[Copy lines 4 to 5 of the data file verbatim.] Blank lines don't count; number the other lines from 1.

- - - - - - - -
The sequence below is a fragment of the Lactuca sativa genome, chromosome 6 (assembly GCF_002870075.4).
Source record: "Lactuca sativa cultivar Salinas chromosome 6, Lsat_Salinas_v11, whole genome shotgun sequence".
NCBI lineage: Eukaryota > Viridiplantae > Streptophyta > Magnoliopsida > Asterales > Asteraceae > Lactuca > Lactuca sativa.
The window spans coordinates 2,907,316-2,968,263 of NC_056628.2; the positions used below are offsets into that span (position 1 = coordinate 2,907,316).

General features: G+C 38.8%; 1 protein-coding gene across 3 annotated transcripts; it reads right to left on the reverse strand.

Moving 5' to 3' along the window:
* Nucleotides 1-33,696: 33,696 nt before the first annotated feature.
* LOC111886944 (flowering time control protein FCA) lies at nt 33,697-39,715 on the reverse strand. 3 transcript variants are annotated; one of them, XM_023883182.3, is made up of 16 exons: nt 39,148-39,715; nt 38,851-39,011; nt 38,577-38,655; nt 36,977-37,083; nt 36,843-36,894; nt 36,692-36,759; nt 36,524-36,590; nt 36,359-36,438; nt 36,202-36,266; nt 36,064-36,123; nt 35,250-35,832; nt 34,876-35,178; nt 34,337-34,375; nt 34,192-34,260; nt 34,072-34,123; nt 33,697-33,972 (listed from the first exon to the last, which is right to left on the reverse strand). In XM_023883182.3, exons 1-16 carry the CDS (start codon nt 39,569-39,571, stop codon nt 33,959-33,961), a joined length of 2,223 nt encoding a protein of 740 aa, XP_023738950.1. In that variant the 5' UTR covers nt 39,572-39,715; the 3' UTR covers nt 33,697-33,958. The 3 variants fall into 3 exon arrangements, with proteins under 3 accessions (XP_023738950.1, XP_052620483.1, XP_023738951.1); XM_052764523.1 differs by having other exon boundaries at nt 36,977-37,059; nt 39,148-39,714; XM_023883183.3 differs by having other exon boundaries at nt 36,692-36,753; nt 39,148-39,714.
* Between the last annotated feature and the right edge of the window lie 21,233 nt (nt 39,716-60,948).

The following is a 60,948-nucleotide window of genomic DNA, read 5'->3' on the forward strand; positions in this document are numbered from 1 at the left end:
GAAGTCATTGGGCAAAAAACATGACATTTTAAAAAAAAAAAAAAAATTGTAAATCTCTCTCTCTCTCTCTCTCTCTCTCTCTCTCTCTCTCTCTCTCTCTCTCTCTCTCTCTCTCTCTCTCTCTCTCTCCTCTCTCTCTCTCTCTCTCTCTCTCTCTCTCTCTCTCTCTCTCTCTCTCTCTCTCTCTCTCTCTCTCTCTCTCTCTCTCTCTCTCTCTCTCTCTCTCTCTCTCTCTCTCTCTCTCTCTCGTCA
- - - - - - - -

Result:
The window spans coordinates 2,907,316-2,968,263 of NC_056628.2; the positions used below are offsets into that span (position 1 = coordinate 2,907,316).

General features: G+C 38.8%; 1 protein-coding gene across 3 annotated transcripts; it reads right to left on the reverse strand.